3) These patients need polypectomy if possible (may be too many polyps to resect)- 2% colon/duodenal Ca risk

    4) increased risk of other cancers- gonadal, breast, and billiary
  66. Cronkite-Canada Syndrome
    • 1) Hamartomatous polyps; get atrophy of nails and hair, hypopigmentation
    • 2) thought to have no malignant potential
  67. Sigmoid Volvulus
    • 1) more common with high-fiber diets (Iran, Iraq)
    • 2) occurs in debilitated, psychiatric patients; neurologic dysfunction, laxative abuse
    • 3) Symptoms- pain, distention, obstipation
    • 4) Causes closed loop obstruction
    • 5) Abdominal X-ray- bent inner tube sign; gastrografin enema may show bird's beak sign (tapered colon)
    • 6) Do not attempt decompression with gangrenous bowel or peritoneal signs --> go to OR for sigmoidectomy
    • 7) Tx: decompress with colonoscopy (80% reduce, 50% will recur), give bowel prep, and perform sigmoid colectomy during same admission
  68. Cecal Volvulus
    • 1) less common than sigmoid volvulus; occurs in 20-30s
    • 2) can appear as an SBO, with dilated cecum in the RLQ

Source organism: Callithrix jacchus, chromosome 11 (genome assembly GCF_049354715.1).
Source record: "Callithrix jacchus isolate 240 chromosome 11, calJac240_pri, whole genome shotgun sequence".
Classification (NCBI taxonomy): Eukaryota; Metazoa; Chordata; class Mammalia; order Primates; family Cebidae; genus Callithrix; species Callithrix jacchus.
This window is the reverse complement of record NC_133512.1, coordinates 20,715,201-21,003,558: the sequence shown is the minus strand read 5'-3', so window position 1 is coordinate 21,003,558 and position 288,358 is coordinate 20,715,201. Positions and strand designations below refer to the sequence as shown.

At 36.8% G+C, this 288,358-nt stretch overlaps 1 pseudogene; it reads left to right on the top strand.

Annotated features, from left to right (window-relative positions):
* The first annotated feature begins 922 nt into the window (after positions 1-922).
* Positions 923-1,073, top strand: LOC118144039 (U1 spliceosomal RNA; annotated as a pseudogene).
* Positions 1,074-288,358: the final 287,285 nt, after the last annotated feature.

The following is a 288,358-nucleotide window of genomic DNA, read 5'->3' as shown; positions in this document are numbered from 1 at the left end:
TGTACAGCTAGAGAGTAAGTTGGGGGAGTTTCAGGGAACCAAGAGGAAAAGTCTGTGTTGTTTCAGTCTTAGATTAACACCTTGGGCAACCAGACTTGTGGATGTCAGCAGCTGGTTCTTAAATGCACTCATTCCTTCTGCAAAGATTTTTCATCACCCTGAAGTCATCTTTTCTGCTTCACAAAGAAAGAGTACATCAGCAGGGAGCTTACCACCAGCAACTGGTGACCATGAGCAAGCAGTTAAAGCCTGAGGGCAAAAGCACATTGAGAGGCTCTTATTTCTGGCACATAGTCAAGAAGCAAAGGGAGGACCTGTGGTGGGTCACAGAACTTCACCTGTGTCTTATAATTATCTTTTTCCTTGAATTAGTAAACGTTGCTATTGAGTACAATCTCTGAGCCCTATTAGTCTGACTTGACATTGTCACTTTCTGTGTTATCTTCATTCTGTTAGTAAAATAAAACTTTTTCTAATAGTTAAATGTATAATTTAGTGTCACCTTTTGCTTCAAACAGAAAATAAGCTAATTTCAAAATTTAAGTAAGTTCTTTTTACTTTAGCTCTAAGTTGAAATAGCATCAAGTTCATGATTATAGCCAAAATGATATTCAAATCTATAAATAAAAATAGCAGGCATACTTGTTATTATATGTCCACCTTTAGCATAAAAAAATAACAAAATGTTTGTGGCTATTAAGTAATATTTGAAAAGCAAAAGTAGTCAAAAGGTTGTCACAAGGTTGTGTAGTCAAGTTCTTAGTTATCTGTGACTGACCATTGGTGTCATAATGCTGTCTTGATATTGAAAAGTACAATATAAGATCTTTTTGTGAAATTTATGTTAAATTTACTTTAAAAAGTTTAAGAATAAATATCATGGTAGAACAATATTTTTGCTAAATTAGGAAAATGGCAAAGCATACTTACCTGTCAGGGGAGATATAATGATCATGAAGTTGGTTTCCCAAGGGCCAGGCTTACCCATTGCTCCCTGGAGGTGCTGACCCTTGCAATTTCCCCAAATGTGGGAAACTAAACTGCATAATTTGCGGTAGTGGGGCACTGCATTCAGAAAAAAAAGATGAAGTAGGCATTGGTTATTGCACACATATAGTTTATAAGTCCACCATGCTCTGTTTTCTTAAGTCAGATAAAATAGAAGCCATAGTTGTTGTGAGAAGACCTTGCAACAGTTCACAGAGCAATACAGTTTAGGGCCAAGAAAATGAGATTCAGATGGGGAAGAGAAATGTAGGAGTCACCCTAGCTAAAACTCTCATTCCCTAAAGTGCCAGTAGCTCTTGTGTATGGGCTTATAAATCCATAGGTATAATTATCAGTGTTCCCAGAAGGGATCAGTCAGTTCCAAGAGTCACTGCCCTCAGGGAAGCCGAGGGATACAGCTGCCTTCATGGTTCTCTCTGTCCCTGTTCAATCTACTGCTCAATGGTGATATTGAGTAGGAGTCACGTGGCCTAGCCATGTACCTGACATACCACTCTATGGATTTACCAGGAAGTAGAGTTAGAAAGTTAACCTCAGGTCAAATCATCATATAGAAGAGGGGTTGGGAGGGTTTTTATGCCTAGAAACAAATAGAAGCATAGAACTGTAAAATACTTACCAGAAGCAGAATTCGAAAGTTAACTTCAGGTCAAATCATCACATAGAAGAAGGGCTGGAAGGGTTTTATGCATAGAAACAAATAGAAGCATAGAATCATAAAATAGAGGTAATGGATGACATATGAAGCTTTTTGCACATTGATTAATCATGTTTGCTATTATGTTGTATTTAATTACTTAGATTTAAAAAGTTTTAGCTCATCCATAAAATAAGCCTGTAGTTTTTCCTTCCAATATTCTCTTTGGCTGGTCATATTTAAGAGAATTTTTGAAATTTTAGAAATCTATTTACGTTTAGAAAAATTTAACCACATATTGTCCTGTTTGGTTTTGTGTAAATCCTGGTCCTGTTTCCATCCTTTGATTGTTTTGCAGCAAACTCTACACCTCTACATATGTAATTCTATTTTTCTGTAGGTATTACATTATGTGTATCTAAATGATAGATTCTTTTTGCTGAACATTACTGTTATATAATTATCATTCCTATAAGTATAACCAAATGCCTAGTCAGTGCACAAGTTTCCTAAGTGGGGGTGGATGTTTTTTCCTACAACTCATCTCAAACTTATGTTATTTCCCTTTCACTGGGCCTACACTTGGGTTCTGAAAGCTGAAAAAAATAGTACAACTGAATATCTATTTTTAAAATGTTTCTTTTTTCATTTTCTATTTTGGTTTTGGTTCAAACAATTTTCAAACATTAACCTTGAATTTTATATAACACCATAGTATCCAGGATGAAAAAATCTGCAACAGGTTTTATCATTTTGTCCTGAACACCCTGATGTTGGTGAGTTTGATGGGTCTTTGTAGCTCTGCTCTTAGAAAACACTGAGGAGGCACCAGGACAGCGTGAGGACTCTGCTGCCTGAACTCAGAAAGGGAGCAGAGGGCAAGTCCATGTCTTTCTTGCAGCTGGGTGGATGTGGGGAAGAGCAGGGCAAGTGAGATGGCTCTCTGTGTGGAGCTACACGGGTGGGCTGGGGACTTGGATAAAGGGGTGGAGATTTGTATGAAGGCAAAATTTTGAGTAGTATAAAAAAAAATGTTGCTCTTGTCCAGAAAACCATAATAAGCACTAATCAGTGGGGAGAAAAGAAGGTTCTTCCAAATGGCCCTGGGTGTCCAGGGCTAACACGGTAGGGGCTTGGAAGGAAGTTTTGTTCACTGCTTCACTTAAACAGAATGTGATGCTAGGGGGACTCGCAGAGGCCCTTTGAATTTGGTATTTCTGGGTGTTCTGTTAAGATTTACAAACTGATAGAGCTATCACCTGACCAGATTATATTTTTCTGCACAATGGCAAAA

• 3) Can try to decompress with colonoscopy but unlikely to succeed (only 20%)
    • 4) Treatment- OR --> right hemicolectomy probably best treatment, can try cecopexy if colon is viable and patient is frail
  69. Ulcerative Colitis
    • 1) Symptoms:
    • 1- bloody diarrhea
    • 2- abdominal pain
    • 3- fever
    • 4- weight loss

    2) involves mucosa and submucosa

    3) strictures and fistulae unusual with ulcerative colitis

    • 4) spares anus- unlike Crohn's diease
    • - starts distally in rectum, is contiguous (no skip areas like Crohn's disease)
    • - bleeding is universal and has mucosal friability with pseudopolyps and collar button ulcers
    • - always need to rule out infectious etiology
    • - backwash ileitis can occur with proximal disease

    5) barium enema- with chronic disease see loss of haustra, narrow caliber, short colon, and loss of redundancy
  70. Medical Treatment for Ulcerative Colitis-
    1) Sulfasalazine + 5-ASA (poorly absorbed in gut, act like topical antiinflammatory, decreases inflammatory cells but not an immunosuppresant)

    2) steroids

    3) methotrexate (competitively inhibits dihydrofolate reductase (DHFR), an enzyme that participates in tetrahydrofolate synthesis. Works in S-phase)

    4) azathioprine (Imuran)- a DNA synthesis inhibior, as it is converted to a purine analogue inhibiting the proliferation of cells, esp. lymphocytes.

    5) Infliximab (remicade)- monoclonal antibody against TNF-alpha